Achieving this involves a series of interlinked sequential operations to raise first one carriageway of one of Ashford's busiest roads, and then the other.
Large sidespan boxes have also to be built for pedestrian subways and the CTRL through line; masses of services diverted and rediverted; railway utilities, and especially signals, avoided; and high security maintained all the time because the site abuts the present international platform.
At the other end of the station it is the railway utilities crossing under the old carriage sidings that are causing headaches. CTRL will ramp up on to viaduct near this point and clear spaces are needed every 16m for the piled foundations. New carriage sidings have just been completed nearby by Kvaerner and rail subcontractor First Engineering which has freed up the space for CTRL, but now the old tracks are being pulled up the cabling is turning out to be even more complex than expected. Adjacent to the site is the main south eastern regional railway control centre. Exploration to confirm the positions of known cable runs and discover any that are not recorded involves meticulous hand excavation.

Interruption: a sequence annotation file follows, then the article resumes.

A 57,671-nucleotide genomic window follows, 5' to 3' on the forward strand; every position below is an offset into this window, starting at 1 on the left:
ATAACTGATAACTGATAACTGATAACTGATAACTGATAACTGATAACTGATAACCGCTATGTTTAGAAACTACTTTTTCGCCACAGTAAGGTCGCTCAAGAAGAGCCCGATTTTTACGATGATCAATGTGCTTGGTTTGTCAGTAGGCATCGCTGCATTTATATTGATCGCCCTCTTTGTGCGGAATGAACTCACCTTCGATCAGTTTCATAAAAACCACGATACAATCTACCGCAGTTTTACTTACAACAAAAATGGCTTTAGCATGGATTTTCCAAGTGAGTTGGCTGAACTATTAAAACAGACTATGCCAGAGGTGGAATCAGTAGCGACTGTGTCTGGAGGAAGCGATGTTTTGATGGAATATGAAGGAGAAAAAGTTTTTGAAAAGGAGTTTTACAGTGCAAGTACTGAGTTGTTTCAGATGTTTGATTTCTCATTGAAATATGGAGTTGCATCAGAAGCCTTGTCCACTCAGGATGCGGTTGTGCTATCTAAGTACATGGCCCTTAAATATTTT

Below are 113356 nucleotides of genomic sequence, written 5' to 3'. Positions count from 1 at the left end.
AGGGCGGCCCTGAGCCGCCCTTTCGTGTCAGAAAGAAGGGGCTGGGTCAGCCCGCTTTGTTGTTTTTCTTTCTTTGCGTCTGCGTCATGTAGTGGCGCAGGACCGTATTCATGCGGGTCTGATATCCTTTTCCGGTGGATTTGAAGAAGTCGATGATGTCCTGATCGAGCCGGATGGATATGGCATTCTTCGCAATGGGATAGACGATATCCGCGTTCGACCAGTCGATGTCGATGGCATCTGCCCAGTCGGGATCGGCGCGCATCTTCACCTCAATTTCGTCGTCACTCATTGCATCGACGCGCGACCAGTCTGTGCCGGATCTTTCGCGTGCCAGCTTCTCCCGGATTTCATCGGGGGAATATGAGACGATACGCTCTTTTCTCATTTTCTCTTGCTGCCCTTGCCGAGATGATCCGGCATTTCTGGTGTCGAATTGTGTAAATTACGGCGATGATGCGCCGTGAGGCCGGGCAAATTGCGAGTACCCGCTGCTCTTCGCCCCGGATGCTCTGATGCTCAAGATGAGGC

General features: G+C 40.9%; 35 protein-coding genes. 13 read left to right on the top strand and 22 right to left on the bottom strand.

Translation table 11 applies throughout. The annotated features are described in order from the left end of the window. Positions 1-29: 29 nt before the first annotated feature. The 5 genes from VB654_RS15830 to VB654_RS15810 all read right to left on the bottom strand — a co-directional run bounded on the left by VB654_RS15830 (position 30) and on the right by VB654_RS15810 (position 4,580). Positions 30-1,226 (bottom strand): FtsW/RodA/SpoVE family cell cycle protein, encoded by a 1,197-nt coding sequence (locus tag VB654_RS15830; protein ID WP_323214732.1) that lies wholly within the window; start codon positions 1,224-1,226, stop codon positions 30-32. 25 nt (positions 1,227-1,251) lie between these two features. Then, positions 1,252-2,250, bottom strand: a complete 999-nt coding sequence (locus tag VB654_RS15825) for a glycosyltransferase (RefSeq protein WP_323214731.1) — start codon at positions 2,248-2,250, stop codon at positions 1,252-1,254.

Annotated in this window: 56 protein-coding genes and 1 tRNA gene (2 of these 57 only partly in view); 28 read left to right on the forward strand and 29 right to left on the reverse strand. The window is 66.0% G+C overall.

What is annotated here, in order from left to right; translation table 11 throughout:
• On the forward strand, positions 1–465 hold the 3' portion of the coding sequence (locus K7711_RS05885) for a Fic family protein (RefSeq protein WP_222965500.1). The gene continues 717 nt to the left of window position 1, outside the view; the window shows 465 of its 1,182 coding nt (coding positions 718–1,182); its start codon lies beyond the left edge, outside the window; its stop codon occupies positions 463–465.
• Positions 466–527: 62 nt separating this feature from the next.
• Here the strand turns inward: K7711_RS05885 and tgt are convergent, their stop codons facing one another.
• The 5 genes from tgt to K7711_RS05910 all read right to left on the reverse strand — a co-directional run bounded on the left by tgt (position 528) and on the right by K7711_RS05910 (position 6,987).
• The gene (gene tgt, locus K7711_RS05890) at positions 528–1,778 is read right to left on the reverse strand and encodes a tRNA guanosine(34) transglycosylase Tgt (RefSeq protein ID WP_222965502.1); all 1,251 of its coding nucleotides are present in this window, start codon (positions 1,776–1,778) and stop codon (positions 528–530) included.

Once all cables are found and identified, diversions have to be agreed so they can be re-routed during prearranged switchouts. As RLE project manager Alasdair Cathcart puts it: 'I'm not earning. But spending.'
Options being considered include changing to mini piles so that rigs can be lifted into place instead of tracking over the cable ducts.
Further east, Kvaerner Cementation Foundations is currently busy piling the other end of the viaduct near to the site of the project's Christmas holiday job, a subway pipejack.
The antique level crossing at Aylesford Place is set to be stopped up when CTRL's tracks run through beside the existing line. The pedestrian subway to replace it is a 1,000t monolith box which had to be pushed under the existing line, skimming not much more than 1m below track level. It was an operation that could only be done during a full John Hollaway Kvaerner project manager C430 Kvaerner's man in charge of the contracting workforce comes across as the quieter and calmer of the double act running the highly complex project in Ashford.
Hollaway joined Kvaerner 18 years ago, when his part of the company was known as Cementation. He worked in the south west area office. Two years at Faslane followed. 'Everyone always talks about the piles! The ship lift there works well, ' says Hollaway.